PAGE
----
I’m sure this is just right for some listeners. For me it was a wearying plod leading eventually to despair. Two and a half hours from the end I just felt beaten and bored to exhaustion. One thing that surprised me somewhat was the frequent errors in the text, simple errors relating to the setting of the story in the first decades of the 20th century. I’m surprised the errors made it past the editor. Examples include: a catholic mass conducted in English (should be Latin); references to a ‘national curriculum’, not in Scotland then or since; description of a named building being blackened by air pollution ten years after the construction of the building; references to current forensic techniques not available in 1930’s or for many years later. These are a very few, I’m sure other listeners will find others.

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  • Jackie
  • 03-15-21

Really enjoyable and Authentic

I have totally been absorbed in this book - although set in the 1930’s the problems faced by the police then easily transfer to modern times thus proving nothing is new. The characterisations and the ‘air’ of 1930’s poverty are excellent. A big shoutout to Angus King whose storytelling and narration was excellent

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  • Margaret S Macleod
  • 03-08-21

First World War

Really loved this book so real and sad .How war is a terrible thing the story was really good couldn’t stop listening to it The Narration was brilliant

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  • Shadow
  • 12-06-21

Rich characters and story that loses impetus in the end.

This is a super exciting story, based in Glasgow of the 1930s. It surprised me that it attracted so many accolades as it seemed to struggle towards the end, losing sight of the general genre and reverting to pseudo sci-fi or ghost story. Much of the research was sound but there were glaring mistakes too. UK courts do not and never have used gavels; the offering of a hand and the English phrase “ peace be with you” would never have been heard in a catholic service of that era. Better research by the author could have made this more believable. There were points in the story, especially towards the end when the pornography of violence got out of control. There were loose ends left untied, and it seemed very disjointed at the end. Narration was marvellous, well done Angus King.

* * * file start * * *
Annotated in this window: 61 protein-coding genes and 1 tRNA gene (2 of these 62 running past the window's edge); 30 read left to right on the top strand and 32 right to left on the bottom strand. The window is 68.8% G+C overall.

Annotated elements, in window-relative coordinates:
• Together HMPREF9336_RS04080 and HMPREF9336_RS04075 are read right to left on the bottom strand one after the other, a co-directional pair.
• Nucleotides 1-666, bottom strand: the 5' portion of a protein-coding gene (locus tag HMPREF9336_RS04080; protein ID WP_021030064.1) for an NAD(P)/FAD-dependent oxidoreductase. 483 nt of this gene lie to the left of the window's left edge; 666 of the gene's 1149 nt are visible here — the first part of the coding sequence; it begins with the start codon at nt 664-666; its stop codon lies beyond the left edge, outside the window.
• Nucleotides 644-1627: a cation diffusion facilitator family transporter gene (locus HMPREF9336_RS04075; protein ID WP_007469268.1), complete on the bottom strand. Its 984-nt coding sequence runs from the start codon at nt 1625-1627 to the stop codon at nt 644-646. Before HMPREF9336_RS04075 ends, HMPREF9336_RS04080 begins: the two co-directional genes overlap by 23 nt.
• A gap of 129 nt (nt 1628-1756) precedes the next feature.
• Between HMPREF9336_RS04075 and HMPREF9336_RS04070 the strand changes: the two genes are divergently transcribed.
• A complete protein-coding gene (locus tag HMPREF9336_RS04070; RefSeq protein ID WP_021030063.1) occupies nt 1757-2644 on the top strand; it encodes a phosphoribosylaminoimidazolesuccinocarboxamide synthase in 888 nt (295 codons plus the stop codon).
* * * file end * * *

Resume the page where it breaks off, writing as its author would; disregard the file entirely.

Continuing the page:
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  • Catriona Smith
  • 11-20-21

A very engaging read- looking forward to more from Dreghorn.

I really enjoyed the book- often sitting in my car after I’d arrived home to find out what was happening next.
An exciting debut for Inspector Dreghorn- I was disappointed I couldn’t just jump straight into the next book. Here’s hoping I won’t have long to wait.

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  • Brian
  • 11-12-21

Great Story.

This story is just what I like. Murder and mystery set in history. With some historical Scottish references.
The story centres around the end of the first world war and a couple of decades after into the 1930s. I like the comradeship of the two main police characters. Set in Glasgow, the narrator has the various accents down to a fine art - well done.
Next is to check out what other stories the author has done. well done as well.

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  • Helen Engstrom
  • 08-22-21

A brilliant if dark debut novel

The mean streets of 1930s Glasgow were very mean indeed. This brilliant book combines historical detail with a dark and bloody crime story, with the whole drawn together by wonderfully delineated characters, whom it is impossible not to want to know more of. Inspector Dreghorn is the man we want to marry, or be, while his Sergeant, Bonnie Archie McDade is both a legendary fighter, and a loving father and friend. We want the best for them, but this is Dark and Violent Glasgow, and there is a lot of horror for them to get through. No happy endings here either. Despite that, I am eagerly looking forward to Book 2.
Angus King is PERFECT as narrator.